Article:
The White House has announced that the Obama administration will stop deporting some undocumented immigrants and will begin granting work permits to those that were brought to America at a young age.
Officials close with US President Barack Obama confirmed the change of policy to reporters early Friday; the commander-in-chief discussed the specifics of his plan during a televised press conference later in the afternoon.
Shortly after 2 p.m. on Friday, President Obama spoke from the White House rose garden to discuss how his latest initiative will effect America, especially the thousands of young, undocumented immigrants who were brought to the US as early as infancy.
“These are young people who study in our schools, play in our neighborhoods, friends with our kids, they pledge allegiance to our flag. They are Americans in their hearts and their minds in every single way but one: on paper,” said the president.
“Today, deportation of criminals is up 80 percent. We’ve improved on that discretion carefully and thoughtfully. Well today were improving it again,” he added.
“Effective immediately, the Department of Homeland Security is taking steps to lift the shadow of deportation from these young people. Over the next few months, eligible individuals who do not present a risk to national security or public safety will be able to request temporary relief from deportation proceedings and apply for work authorization.”
“We are a better nation than one that expels young kids,” said Obama.
During his brief address, Obama was interrupted twice by reporter identified by The Ticket as Neil Munroe. Upon finalizing his speech, the president returned to the White House without taking into questions from the media, although many cameras picked up the voices of witnesses who tried to ask the president to put the immigration issue into perspective when compared with rampant unemployment of US-born workers.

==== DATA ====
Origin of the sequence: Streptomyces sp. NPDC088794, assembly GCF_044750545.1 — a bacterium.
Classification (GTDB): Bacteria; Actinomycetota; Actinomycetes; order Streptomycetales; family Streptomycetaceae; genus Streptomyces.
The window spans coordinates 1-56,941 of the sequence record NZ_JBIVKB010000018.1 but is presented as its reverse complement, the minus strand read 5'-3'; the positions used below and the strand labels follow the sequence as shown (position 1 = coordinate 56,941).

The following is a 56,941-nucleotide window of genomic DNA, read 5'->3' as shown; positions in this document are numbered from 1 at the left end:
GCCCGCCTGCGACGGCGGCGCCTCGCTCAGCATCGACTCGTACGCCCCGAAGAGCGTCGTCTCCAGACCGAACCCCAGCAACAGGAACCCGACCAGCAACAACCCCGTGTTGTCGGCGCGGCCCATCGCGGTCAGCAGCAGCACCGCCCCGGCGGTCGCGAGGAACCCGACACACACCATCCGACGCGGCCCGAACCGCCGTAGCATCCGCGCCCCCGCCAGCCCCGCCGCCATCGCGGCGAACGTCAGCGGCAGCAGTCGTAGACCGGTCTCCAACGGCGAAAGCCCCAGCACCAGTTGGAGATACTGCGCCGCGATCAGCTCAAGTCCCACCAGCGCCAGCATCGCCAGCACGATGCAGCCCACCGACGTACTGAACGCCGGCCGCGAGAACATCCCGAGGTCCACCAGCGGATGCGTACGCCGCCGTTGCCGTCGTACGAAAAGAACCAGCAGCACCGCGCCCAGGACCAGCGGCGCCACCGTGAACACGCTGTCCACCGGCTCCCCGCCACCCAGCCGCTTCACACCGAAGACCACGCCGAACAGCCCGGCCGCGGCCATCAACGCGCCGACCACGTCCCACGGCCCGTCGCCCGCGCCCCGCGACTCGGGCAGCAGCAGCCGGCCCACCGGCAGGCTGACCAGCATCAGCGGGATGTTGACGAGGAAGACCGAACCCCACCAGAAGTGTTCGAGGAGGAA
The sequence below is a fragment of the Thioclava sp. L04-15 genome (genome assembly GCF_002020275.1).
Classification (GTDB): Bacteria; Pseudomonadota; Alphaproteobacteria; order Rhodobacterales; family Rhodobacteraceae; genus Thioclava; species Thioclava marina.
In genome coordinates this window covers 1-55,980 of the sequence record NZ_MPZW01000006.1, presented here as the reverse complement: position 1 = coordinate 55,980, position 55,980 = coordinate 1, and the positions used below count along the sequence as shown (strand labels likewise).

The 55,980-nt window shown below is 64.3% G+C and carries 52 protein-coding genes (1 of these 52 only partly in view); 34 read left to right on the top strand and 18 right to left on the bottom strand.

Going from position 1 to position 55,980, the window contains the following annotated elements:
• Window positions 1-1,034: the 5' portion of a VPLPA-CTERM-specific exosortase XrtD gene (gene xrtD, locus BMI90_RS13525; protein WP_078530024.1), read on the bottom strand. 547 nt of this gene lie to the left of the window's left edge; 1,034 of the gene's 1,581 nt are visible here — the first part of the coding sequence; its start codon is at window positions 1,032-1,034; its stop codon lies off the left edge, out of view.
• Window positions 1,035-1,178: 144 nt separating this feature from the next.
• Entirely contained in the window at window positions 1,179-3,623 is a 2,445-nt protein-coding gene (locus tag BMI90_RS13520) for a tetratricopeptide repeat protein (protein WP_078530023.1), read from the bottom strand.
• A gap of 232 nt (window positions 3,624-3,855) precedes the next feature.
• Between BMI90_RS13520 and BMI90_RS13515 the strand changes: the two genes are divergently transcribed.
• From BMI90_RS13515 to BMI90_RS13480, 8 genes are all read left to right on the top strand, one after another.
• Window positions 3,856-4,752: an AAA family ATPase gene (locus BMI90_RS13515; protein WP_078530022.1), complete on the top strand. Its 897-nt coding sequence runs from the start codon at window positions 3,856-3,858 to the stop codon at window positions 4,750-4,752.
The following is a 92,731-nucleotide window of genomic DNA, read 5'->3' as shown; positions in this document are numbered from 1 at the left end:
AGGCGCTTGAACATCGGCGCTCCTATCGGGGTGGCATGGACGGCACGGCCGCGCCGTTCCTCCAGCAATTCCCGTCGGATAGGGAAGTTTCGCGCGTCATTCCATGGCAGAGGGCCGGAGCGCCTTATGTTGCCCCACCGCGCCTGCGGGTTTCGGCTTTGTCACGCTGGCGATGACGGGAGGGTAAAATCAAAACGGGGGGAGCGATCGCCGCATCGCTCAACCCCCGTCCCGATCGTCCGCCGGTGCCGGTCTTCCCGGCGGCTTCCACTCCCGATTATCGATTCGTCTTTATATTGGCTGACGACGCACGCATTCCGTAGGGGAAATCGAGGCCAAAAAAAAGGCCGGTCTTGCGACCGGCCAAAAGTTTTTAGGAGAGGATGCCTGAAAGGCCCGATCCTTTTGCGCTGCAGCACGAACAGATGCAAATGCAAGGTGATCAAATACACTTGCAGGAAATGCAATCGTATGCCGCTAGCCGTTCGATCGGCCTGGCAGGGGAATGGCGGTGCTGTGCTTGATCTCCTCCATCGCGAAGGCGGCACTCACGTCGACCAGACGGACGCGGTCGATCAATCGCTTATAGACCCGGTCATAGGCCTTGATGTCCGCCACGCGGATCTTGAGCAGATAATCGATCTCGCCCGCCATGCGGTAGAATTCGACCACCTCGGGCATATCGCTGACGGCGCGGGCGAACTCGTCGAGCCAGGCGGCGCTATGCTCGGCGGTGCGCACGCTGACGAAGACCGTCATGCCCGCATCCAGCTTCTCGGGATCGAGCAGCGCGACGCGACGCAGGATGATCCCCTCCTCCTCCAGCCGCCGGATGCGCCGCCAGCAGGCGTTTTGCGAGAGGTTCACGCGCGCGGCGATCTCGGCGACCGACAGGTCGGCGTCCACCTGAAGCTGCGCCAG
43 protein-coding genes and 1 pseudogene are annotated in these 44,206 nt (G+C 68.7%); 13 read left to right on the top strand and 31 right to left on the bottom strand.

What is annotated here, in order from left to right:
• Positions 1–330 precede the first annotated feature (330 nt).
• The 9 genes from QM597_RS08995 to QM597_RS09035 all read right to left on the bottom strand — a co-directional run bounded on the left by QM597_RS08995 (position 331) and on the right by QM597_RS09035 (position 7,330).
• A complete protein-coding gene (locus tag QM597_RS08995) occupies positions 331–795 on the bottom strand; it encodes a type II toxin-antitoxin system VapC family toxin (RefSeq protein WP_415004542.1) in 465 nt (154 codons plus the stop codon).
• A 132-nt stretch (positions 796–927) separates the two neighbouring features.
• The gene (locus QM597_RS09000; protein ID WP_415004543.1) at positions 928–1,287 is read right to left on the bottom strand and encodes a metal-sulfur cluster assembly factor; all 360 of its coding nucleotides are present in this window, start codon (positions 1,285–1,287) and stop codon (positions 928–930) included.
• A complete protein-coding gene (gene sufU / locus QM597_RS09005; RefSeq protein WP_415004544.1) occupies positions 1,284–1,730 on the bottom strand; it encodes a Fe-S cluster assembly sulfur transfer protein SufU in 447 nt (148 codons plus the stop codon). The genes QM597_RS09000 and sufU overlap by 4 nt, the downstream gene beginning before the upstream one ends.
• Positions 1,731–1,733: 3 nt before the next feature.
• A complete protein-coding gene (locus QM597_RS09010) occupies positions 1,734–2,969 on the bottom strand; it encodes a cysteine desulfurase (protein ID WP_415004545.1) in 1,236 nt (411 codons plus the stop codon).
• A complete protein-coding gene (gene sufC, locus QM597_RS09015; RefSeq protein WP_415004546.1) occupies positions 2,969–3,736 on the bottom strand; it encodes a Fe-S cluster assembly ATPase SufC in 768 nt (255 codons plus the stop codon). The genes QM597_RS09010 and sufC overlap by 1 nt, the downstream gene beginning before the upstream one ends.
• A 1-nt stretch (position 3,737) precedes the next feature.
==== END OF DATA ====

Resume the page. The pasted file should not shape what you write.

The latest news out of the White House is believed to directly affect as many as 800,000 undocumented immigrants, many who have lived in constant fear of expulsion as the issue of deportation has heavily divided American politics — so much so that the president is bypassing the US Congress to come through with his new initiatives. The president supported provisions under the 2010 DREAM Act that are mirrored under his administration’s latest decision, although earlier attempts at immigration reform through past legislation failed in the US Senate.
“I said time and time and time again to Congress: send me the DREAM Act, put it on my desk and I will sign it right away,” the president said Saturday. Although his legislation received widespread support from the left, Republican in the Senate halted the bill from ever being brought to the White House.
In a memo released early Friday, Homeland Security Secretary Janet Napolitano acknowledges that the immigration policy update seems only fair when compared to the way the country conducts other business.
“Our nation’s immigration laws must be enforced in a firm and sensible manner,” Napolitano writes, “But they are not designed to be blindly enforced without consideration given to the individual circumstances of each case. Nor are they designed to remove productive young people to countries where they may not have lived or even speak the language.”
"Many of these young people have already contributed to our country in significant ways," the secretary adds. "Prosecutorial discretion, which is used in so many other areas, is especially justified here."
Specifically, the policy change will defer attempts of deportation at any current American residents, documented or not, that entered the United States before the age of 16, have continuously lived in the US for at least the last five years, are in school or have graduated school, have a relatively clean criminal record and are currently under the age of 30.
Earlier this year, President Obama told the Spanish-language television network Univision that he was still committed to immigration reform, a promise that had been largely unfilled despite being touted heavily on the campaign trail before Election Day 2008.
“I can promise that I will try to do it in the first year of my second term. I want to try this year,” Obama told Univision’s Al Punto program this April.
From the White House on Friday, Obama said that “there is still time for Congress to pass the DREAM Act this year” and insisted that “we still need to pass comprehensive immigration reform.”